Homestead Loan Fund
Robin Puanani Danner (native Hawaiian) is the CEO and Co-Founder of the Homestead Community Development Corporation (HCDC) operating the Homestead Loan Fund, and affordable housing and community facility projects, including a certified kitchen, marketplace, and enterprise center. As a 501c3 incorporated in 2009, the HCDC mission is to create affordable housing, jobs and capacity building on or near Hawaiian Home Lands.
Ms. Danner is also the elected chairman of the oldest and largest coalition of self-governing homestead associations – the Sovereign Council of Hawaiian Homestead Associations (SCHHA). She is a former bank executive, tribal housing authority executive, a county housing and economic development director and the founder of the Council for Native Hawaiian Advancement (CNHA). She has been awarded numerous national leadership and housing awards, as well as small business awards including the SBA Minority Business Advocate of the year, twice – once for the State of Alaska and another for the State of Hawaii. A nonpartisan, Ms. Danner advocates for good public policy regardless of party or identity of a policy-maker, and instead focuses on the implementation of goals that achieve priorities of an agency or government leaders (state, federal, tribal and homestead associations).
She is from the island of Kauai, born and raised in Niumalu, and attended public schools on the Navajo and Hopi Indian reservations, as well as the north slope of Alaska. She is the product of life-long educator parents specializing in Native children and built a successful career in banking and Native solutions to housing and economic development. She is well versed in both private sector and public sector agencies, each of which play vital roles in the well-being of Native peoples. Ms. Danner resides on Kauai with her husband where they raised four children.
Christopher Coburn (2018 – 2021)*
Mvskoke Loan Fund
Christopher Coburn (Muscogee Creek and Cherokee) became the CEO of Mvskoke Loan Fund in 2017, and has received great support from the Muscogee Nation, the Mvskoke Loan Fund Board, and others in the CDFI industry. With a focus on micro-enterprise lending, he established a strong training culture offering 27 courses to 700 individuals in 2018 alone. In December 2018, he spearheaded the launch of a consumer lending division and is working on the development of a Section 184 mortgage lending product.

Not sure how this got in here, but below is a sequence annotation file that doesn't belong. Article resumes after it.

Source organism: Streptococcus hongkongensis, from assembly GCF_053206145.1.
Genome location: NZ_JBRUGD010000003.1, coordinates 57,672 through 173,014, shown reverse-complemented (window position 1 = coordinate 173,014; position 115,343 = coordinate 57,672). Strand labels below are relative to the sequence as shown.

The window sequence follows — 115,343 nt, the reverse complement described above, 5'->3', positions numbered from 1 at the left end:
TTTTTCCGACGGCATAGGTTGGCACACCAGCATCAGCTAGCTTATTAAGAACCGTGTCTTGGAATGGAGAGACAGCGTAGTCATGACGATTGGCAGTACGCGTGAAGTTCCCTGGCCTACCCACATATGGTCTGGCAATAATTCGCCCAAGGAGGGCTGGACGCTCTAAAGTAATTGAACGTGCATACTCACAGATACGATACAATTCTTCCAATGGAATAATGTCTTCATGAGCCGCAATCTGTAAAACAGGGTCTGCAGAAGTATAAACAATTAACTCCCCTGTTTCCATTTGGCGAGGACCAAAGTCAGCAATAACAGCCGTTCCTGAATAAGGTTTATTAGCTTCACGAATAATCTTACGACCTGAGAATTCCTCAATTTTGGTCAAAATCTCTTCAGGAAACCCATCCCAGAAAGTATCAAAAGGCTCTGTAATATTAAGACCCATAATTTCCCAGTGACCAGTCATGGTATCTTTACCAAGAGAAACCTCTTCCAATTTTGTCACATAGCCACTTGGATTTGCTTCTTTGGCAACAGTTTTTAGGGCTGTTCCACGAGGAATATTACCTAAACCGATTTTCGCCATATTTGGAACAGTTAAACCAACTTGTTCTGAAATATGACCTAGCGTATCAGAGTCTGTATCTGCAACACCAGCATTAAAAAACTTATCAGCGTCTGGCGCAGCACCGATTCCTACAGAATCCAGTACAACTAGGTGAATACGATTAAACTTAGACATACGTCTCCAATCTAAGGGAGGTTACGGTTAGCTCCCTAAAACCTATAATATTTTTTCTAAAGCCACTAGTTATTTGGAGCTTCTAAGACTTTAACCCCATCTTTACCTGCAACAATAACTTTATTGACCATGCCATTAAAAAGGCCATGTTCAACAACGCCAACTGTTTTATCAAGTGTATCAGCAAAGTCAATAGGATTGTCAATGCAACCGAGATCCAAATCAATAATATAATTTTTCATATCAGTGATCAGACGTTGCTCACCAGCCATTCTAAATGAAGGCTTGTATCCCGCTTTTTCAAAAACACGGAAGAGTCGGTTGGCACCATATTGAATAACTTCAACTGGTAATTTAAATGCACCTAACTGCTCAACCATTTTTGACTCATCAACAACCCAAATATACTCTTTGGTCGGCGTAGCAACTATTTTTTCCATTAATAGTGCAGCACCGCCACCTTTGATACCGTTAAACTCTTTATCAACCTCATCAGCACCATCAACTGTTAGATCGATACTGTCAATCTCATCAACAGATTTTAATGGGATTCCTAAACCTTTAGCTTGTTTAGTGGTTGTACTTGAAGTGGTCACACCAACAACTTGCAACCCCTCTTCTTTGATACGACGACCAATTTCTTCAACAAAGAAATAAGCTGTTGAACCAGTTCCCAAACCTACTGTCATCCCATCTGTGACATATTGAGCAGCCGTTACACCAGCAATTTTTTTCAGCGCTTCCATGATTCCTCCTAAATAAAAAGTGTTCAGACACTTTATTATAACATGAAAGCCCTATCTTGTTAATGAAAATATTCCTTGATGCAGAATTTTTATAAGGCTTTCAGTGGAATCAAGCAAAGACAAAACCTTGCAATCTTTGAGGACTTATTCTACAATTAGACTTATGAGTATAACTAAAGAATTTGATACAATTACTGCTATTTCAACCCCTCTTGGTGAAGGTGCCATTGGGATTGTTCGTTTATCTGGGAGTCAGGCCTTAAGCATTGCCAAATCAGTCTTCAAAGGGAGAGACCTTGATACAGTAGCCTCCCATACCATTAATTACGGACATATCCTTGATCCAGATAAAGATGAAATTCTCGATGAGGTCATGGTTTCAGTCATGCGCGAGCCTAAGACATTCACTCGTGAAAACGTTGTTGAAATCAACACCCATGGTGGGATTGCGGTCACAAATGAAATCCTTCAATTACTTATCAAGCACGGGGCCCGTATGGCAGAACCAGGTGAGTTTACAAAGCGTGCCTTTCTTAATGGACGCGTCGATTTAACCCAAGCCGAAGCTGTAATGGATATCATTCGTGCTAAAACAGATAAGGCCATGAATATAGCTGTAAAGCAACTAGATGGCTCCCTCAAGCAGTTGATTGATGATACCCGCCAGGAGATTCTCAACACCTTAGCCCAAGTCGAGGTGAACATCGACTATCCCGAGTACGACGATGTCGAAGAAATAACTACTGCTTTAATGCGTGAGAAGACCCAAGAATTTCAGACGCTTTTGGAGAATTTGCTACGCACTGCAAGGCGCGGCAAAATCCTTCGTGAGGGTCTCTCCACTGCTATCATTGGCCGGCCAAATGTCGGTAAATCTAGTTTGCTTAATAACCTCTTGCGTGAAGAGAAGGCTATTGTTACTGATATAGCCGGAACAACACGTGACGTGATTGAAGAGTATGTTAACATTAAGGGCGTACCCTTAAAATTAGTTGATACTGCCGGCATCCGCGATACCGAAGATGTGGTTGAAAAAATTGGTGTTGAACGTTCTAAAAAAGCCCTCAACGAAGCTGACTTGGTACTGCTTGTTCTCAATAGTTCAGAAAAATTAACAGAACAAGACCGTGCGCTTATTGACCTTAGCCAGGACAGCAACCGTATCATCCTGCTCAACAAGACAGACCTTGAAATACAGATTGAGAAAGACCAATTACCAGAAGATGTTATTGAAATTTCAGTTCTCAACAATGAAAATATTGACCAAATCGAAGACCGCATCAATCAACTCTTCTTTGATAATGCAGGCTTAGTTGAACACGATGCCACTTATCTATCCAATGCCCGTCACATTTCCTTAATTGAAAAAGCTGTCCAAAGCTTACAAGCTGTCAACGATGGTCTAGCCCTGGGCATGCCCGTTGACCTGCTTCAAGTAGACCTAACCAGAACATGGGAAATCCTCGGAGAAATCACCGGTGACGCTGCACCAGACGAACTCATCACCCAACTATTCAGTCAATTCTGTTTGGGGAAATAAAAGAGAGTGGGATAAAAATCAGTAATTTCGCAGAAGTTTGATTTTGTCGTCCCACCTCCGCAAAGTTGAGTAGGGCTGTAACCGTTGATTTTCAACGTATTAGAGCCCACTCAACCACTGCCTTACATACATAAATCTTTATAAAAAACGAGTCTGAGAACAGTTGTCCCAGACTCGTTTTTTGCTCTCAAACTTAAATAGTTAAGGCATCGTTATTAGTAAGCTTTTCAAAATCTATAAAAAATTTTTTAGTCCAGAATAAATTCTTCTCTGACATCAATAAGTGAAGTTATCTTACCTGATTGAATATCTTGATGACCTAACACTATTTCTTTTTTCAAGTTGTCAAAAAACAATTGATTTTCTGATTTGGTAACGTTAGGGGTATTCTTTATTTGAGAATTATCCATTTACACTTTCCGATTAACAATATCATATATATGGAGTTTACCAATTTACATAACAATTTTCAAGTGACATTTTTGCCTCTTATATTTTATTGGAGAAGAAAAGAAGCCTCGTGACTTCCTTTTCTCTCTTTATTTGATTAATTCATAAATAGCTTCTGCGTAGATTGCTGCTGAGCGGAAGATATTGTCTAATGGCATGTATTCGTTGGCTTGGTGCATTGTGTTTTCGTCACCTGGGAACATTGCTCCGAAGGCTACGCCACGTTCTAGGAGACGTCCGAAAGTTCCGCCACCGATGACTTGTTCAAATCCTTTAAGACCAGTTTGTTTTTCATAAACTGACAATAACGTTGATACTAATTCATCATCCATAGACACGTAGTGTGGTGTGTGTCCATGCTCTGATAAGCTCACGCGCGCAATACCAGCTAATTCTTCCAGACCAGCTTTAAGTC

Mr. Coburn has a diverse background with many varied life and career experiences, which have contributed to the formation of his “working head coach” and “compassionately competitive” leadership style. He has 25 years of management experience in various industries, including consumer and commercial banking, higher education, public utilities, and marketing. In addition, Mr. Coburn has owned and operated two small businesses himself. He views the CDFI industry as the best challenge of his career yet, helping others overcome financial obstacles and achieve their goals.
Jackson S. Brossy is an enrolled member of the Navajo Nation with several years’ experience in management, federal advocacy, non-profits and private consulting. Growing up on the Navajo Nation, he knows first-hand the need for access to capital for Native entrepreneurs and has devoted much of his professional life to advancing opportunities for Native American economic development. Previously he headed federal affairs and relations for the Navajo Nation in Washington, D.C. As Executive Director of the Navajo Nation Washington Office, he regularly met with Congressional and federal stakeholders to advocate for advances in tribal policy. In this position, he developed testimony, testified before Congress, managed an office, developed a budget, hired professional staff, and maintained communications with leadership stakeholders.
Prior to working for the Navajo Nation, he worked in the private sector in Washington as both a management consultant for tribal governments and tribal corporations and also as a manager for a Native-owned federal contracting company. Jackson has also worked for the National Congress of American Indians (NCAI) and specialized in economic development policy.
He holds a Bachelor’s degree from Stanford University where he studied economics, statistics and public policy. He earned a Master’s degree in Public Policy from the Harvard Kennedy School of Government where he studied business and government policy. He is from the To’aheedliinii (Water Flows Together) clan. He lives outside of Washington, D.C. with his wife and children.